Chance to remember and reflect

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Wednesday was a reverent day at Nepean Hospital as parents and families who have lost a child in pregnancy or infancy converged for a special remembrance ceremony.

The second annual ceremony marked Pregnancy and Infant Loss Remembrance Day – a day for parents to honour and remember their babies who have passed away from miscarriage, stillbirth, SIDS or postnatal causes.

“Sadly, pregnancy and infant loss touches the lives of many families in our community. Each week a number of families at Nepean Hospital are affected by a loss,” said Nepean Hospital Antenatal Ward Nurse Unit Manager, Shirley Hammond.

Last year, Miriam and Rob Arkwright of Cambridge Park found out that they were pregnant with their second son but at their routine 12-week scan, they learnt that things were not as they should be.

Their baby was diagnosed with a neural tube defect called Anencephaly and the couple were told that he would not survive outside the womb.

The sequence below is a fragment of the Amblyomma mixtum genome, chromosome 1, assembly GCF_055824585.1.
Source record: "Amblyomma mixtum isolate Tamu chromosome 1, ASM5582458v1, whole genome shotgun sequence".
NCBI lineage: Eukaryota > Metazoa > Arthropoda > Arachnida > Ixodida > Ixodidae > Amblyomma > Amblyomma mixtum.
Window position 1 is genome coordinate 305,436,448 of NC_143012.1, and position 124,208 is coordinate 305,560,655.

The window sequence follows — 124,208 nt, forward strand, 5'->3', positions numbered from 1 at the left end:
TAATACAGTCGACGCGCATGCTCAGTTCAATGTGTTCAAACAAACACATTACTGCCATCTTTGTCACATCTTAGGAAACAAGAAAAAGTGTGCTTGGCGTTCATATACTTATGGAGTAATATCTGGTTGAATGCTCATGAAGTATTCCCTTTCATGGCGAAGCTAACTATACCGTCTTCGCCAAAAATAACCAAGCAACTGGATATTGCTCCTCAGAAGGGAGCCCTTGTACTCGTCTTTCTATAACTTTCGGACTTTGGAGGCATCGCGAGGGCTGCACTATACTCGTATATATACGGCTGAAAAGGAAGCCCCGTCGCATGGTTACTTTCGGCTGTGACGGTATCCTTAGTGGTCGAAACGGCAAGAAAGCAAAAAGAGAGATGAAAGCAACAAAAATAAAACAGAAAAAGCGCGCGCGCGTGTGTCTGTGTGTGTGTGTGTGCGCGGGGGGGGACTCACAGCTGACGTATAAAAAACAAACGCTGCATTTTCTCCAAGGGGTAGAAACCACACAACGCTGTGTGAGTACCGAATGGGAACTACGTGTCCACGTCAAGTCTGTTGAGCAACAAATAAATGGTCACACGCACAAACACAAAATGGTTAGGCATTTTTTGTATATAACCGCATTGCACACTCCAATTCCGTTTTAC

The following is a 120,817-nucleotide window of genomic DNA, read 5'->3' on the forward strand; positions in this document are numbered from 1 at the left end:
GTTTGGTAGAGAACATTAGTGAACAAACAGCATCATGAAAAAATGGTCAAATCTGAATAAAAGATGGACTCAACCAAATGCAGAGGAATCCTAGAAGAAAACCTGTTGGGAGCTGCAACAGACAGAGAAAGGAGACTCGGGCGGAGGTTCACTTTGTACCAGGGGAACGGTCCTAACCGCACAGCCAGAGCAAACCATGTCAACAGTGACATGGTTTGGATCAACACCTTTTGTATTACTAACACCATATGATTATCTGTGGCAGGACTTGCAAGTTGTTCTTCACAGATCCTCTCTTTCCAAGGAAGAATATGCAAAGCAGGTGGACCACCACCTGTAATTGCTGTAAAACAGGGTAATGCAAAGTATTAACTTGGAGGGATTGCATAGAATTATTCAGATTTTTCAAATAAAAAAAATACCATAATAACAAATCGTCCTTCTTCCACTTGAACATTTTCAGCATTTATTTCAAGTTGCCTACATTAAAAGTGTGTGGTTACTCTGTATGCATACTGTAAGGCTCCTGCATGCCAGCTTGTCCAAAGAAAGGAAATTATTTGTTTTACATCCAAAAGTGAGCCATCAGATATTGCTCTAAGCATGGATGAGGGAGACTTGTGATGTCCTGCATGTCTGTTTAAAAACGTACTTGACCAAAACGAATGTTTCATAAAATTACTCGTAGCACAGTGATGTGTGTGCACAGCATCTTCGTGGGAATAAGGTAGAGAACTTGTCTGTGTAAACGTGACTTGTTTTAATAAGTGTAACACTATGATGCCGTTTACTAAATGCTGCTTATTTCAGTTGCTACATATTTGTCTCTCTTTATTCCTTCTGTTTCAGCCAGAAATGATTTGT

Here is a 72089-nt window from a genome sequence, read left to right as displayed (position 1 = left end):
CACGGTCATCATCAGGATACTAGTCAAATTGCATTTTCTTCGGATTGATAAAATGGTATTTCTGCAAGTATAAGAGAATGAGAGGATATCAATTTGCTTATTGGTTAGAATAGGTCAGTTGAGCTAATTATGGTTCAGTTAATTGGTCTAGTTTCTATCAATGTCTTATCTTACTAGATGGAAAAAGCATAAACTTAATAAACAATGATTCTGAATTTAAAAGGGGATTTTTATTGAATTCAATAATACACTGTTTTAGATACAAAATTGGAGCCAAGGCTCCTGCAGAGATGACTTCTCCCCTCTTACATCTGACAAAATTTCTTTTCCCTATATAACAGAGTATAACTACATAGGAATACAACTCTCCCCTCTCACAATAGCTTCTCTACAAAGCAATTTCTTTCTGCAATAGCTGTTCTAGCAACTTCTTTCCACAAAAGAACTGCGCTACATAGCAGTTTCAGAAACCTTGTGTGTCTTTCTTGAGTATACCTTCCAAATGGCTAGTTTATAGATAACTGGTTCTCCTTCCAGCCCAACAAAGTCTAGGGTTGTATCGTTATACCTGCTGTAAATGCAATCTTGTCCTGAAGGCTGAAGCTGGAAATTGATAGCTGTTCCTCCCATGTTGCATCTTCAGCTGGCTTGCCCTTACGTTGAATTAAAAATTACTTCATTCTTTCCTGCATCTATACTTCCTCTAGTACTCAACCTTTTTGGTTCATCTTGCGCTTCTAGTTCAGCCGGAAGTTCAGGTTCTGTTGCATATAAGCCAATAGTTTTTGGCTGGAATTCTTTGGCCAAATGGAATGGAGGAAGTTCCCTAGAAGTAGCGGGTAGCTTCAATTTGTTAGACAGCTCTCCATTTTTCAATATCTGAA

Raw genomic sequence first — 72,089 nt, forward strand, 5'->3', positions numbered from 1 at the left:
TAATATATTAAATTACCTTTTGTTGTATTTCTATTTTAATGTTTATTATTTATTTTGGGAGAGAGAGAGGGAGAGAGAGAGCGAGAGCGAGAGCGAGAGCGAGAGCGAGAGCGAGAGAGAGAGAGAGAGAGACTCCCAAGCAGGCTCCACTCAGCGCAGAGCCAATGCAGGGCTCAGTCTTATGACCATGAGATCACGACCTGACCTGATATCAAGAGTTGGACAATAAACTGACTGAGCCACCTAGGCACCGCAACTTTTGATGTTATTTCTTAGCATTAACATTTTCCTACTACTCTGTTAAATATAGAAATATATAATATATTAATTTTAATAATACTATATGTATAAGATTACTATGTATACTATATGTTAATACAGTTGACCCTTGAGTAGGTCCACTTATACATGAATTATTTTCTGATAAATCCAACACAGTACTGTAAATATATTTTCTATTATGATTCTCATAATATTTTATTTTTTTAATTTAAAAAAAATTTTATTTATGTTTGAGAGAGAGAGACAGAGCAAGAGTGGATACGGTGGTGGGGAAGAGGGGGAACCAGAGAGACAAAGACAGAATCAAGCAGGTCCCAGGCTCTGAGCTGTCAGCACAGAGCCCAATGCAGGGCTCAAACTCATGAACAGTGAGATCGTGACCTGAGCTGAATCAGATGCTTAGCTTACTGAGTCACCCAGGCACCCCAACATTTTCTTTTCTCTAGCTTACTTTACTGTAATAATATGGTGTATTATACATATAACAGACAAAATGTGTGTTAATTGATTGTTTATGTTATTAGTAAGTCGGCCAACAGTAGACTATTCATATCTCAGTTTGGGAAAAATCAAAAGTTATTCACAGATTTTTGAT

They continued with the pregnancy anyway and Elijah was born on January 3.

“My son was born and passed away two minutes later, so we got to have a little bit of time with him, which was nice,” said Miriam Arkwright.

“It was very surreal. We were excited to see the colour of his eyes, whose hair he had and how chubby he was. I didn’t feel the pain until we had to say goodbye at the hospital. No-one should have to leave hospital without their baby.”

She attended the Pregnancy and Infant Loss Remembrance Day ceremony this year in memory of Elijah, who is still very much a celebrated part of their family, alongside parents who have been through similar and equally painful experiences in their own lives.

Among them will be one of Mrs Arkwright’s closest friends, Rachel Namoa, who lost a baby at a similar time.

The women bonded over the tragic losses in their lives.

“It’s an extremely important event as it acknowledges and values the lives of our babies and the depth of the family’s grief,” Ms Namoa said.

Ms Arkwright agreed, saying it was fantastic to have support during difficult times.

“It is so amazing to have a collective group of parents meet together who all have an understanding of what each other have been through. You often can feel lonely and as though no-one understands what you have been through,” she said.

“It is an event that has given us a right and opportunity to miss our babies no matter how long it has been or how long they were with us.”

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